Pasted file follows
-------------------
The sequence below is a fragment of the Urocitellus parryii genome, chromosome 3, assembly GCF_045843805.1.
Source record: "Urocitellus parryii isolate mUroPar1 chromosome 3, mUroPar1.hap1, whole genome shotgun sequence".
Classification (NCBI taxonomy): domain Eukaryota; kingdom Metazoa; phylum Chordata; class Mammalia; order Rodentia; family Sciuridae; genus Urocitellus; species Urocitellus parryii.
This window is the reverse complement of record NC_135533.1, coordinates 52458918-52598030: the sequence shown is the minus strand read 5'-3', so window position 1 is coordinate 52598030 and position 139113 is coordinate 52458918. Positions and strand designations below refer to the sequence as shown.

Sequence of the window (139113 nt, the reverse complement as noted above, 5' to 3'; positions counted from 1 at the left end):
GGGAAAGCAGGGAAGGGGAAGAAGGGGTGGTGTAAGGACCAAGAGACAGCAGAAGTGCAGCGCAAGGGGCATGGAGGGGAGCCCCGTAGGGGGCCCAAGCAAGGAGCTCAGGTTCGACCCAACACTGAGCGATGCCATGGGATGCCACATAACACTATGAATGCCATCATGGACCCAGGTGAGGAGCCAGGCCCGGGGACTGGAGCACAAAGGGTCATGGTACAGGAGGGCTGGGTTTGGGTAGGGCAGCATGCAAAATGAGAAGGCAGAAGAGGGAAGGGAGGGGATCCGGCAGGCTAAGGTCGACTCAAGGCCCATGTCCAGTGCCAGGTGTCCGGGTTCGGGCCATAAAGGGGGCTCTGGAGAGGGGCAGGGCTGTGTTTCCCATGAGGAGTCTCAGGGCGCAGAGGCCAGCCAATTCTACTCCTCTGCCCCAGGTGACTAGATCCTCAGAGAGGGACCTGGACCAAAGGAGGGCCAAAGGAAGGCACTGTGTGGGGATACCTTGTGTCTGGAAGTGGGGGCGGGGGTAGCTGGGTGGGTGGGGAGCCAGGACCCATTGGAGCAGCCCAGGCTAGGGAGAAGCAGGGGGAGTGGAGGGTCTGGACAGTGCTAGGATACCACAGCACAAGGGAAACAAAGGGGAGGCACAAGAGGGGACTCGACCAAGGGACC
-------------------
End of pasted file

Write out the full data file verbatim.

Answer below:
The sequence below is a fragment of the Urocitellus parryii genome, chromosome 3, assembly GCF_045843805.1.
Source record: "Urocitellus parryii isolate mUroPar1 chromosome 3, mUroPar1.hap1, whole genome shotgun sequence".
Classification (NCBI taxonomy): domain Eukaryota; kingdom Metazoa; phylum Chordata; class Mammalia; order Rodentia; family Sciuridae; genus Urocitellus; species Urocitellus parryii.
This window is the reverse complement of record NC_135533.1, coordinates 52458918-52598030: the sequence shown is the minus strand read 5'-3', so window position 1 is coordinate 52598030 and position 139113 is coordinate 52458918. Positions and strand designations below refer to the sequence as shown.

Sequence of the window (139113 nt, the reverse complement as noted above, 5' to 3'; positions counted from 1 at the left end):
GGGAAAGCAGGGAAGGGGAAGAAGGGGTGGTGTAAGGACCAAGAGACAGCAGAAGTGCAGCGCAAGGGGCATGGAGGGGAGCCCCGTAGGGGGCCCAAGCAAGGAGCTCAGGTTCGACCCAACACTGAGCGATGCCATGGGATGCCACATAACACTATGAATGCCATCATGGACCCAGGTGAGGAGCCAGGCCCGGGGACTGGAGCACAAAGGGTCATGGTACAGGAGGGCTGGGTTTGGGTAGGGCAGCATGCAAAATGAGAAGGCAGAAGAGGGAAGGGAGGGGATCCGGCAGGCTAAGGTCGACTCAAGGCCCATGTCCAGTGCCAGGTGTCCGGGTTCGGGCCATAAAGGGGGCTCTGGAGAGGGGCAGGGCTGTGTTTCCCATGAGGAGTCTCAGGGCGCAGAGGCCAGCCAATTCTACTCCTCTGCCCCAGGTGACTAGATCCTCAGAGAGGGACCTGGACCAAAGGAGGGCCAAAGGAAGGCACTGTGTGGGGATACCTTGTGTCTGGAAGTGGGGGCGGGGGTAGCTGGGTGGGTGGGGAGCCAGGACCCATTGGAGCAGCCCAGGCTAGGGAGAAGCAGGGGGAGTGGAGGGTCTGGACAGTGCTAGGATACCACAGCACAAGGGAAACAAAGGGGAGGCACAAGAGGGGACTCGACCAAGGGACC